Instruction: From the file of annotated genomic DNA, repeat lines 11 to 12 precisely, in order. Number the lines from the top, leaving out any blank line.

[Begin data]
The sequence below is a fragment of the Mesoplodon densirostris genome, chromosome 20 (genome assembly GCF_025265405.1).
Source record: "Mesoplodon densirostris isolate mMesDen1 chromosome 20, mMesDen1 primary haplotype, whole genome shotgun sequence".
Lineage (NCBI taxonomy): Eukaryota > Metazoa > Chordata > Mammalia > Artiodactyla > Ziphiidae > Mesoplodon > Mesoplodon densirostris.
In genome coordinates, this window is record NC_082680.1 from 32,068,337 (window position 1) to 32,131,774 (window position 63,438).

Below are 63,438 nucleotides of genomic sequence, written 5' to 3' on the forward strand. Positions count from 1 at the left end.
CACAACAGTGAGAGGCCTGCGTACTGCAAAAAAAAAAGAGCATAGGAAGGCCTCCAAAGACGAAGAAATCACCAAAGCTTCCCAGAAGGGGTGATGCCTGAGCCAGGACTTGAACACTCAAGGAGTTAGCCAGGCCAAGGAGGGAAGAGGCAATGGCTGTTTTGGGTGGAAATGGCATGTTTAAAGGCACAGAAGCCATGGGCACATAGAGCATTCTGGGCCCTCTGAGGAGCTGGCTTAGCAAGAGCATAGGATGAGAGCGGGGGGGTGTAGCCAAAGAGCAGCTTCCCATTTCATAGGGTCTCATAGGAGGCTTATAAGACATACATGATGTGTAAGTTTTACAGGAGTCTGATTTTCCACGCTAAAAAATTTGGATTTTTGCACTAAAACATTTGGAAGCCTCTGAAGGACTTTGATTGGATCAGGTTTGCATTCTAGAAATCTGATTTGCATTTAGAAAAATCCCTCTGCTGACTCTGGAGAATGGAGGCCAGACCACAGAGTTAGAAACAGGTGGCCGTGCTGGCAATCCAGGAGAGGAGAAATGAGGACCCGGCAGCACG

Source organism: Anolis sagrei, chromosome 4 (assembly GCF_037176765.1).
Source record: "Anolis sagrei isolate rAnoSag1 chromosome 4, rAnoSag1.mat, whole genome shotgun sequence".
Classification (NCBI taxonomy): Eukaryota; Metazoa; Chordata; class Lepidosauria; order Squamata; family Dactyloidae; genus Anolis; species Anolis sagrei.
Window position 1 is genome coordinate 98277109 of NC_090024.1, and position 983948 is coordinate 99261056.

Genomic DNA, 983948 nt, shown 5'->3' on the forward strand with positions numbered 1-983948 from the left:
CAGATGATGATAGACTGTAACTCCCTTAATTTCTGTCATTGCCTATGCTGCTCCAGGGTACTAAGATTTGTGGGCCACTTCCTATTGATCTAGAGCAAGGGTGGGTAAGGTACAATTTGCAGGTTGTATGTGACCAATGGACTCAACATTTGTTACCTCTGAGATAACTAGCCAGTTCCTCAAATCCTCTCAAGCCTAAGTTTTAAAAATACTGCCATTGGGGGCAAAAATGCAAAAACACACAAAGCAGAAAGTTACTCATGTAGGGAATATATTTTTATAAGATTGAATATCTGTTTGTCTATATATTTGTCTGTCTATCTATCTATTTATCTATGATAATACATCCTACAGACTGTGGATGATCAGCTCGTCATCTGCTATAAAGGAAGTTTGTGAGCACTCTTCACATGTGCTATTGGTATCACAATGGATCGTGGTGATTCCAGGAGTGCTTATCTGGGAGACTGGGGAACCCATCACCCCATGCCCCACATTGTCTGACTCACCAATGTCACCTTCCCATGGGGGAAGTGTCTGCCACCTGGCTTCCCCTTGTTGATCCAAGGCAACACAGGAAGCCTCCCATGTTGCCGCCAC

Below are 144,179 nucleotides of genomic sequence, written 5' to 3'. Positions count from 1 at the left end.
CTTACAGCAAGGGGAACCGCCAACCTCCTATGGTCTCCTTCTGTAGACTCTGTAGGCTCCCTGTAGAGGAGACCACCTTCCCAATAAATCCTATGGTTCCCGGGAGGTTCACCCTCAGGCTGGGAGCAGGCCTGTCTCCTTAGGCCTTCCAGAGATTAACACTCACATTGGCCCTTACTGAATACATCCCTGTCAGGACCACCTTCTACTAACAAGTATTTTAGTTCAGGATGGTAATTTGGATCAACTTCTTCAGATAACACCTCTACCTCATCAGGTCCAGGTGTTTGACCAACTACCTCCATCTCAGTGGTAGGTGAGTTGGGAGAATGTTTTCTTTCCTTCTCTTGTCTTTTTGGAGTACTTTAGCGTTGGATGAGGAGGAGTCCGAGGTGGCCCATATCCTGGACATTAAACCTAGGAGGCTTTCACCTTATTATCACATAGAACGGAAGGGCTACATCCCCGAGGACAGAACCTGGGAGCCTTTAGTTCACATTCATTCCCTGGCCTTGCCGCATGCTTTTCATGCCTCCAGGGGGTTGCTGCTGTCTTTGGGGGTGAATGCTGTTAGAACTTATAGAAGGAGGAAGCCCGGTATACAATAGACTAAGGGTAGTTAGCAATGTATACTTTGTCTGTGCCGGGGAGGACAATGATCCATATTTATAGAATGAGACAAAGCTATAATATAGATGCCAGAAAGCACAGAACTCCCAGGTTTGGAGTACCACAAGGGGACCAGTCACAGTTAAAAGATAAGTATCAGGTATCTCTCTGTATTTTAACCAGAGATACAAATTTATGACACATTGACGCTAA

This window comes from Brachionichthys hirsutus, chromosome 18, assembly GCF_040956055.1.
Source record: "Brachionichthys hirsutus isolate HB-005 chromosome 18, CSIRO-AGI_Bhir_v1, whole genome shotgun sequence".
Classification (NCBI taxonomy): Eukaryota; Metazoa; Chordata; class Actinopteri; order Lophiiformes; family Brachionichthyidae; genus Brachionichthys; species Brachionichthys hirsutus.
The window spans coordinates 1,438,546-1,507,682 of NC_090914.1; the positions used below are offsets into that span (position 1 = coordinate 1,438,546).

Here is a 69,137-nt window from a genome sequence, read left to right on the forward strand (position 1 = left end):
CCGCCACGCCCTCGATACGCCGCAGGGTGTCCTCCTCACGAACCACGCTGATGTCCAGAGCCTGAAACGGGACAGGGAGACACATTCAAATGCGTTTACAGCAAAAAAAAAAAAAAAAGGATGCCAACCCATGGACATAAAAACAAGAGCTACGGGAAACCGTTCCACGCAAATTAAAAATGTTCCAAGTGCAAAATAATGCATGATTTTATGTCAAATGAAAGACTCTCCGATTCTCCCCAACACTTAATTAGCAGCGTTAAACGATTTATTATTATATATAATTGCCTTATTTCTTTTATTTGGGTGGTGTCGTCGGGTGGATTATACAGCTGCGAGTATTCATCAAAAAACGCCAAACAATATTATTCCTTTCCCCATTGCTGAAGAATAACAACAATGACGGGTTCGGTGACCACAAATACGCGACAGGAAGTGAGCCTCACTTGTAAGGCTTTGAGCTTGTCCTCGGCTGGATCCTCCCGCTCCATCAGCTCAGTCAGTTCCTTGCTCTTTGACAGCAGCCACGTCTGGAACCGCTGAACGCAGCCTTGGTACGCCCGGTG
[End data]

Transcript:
Genomic DNA, 983948 nt, shown 5'->3' on the forward strand with positions numbered 1-983948 from the left:
CAGATGATGATAGACTGTAACTCCCTTAATTTCTGTCATTGCCTATGCTGCTCCAGGGTACTAAGATTTGTGGGCCACTTCCTATTGATCTAGAGCAAGGGTGGGTAAGGTACAATTTGCAGGTTGTATGTGACCAATGGACTCAACATTTGTTACCTCTGAGATAACTAGCCAGTTCCTCAAATCCTCTCAAGCCTAAGTTTTAAAAATACTGCCATTGGGGGCAAAAATGCAAAAACACACAAAGCAGAAAGTTACTCATGTAGGGAATATATTTTTATAAGATTGAATATCTGTTTGTCTATATATTTGTCTGTCTATCTATCTATTTATCTATGATAATACATCCTACAGACTGTGGATGATCAGCTCGTCATCTGCTATAAAGGAAGTTTGTGAGCACTCTTCACATGTGCTATTGGTATCACAATGGATCGTGGTGATTCCAGGAGTGCTTATCTGGGAGACTGGGGAACCCATCACCCCATGCCCCACATTGTCTGACTCACCAATGTCACCTTCCCATGGGGGAAGTGTCTGCCACCTGGCTTCCCCTTGTTGATCCAAGGCAACACAGGAAGCCTCCCATGTTGCCGCCAC